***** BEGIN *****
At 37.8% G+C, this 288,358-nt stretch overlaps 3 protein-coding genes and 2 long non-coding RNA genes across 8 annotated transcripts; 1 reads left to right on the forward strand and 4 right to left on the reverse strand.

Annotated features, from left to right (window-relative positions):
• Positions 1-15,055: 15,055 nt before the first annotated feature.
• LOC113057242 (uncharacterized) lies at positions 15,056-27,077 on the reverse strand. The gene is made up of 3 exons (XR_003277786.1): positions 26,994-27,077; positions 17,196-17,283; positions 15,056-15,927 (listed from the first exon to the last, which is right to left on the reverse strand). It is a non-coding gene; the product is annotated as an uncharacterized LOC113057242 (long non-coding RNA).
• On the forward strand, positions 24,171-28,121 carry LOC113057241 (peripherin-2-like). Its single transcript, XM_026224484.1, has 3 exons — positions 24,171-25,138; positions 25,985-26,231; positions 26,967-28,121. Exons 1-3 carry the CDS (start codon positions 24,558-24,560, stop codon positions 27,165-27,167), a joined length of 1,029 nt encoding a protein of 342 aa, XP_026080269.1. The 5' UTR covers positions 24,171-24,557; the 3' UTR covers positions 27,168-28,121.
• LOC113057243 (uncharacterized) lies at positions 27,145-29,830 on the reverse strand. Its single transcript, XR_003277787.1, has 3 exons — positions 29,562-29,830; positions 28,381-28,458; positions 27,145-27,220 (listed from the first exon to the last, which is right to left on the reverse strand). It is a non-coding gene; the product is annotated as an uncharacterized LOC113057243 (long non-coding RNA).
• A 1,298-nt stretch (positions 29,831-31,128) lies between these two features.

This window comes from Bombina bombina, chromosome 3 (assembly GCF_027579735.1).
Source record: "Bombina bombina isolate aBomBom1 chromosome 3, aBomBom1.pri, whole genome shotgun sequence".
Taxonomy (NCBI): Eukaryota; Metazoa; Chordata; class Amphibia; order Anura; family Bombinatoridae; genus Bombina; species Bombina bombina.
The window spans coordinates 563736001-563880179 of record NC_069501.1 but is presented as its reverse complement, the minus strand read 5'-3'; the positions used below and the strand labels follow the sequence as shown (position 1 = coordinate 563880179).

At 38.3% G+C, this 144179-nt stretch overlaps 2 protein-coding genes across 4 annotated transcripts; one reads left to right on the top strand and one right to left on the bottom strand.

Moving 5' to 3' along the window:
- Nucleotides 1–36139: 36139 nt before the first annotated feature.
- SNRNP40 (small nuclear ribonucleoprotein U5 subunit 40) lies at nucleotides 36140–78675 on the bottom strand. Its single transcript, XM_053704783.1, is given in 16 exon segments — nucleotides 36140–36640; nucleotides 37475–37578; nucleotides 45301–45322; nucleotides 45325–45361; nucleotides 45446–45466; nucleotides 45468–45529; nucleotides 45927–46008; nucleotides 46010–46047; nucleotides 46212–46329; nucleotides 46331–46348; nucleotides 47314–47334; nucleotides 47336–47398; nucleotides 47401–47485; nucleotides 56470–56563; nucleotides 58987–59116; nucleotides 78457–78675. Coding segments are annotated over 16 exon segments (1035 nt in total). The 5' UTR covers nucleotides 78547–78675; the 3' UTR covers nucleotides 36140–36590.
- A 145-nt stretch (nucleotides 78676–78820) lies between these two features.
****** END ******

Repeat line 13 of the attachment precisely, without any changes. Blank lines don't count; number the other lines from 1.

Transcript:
Moving 5' to 3' along the window: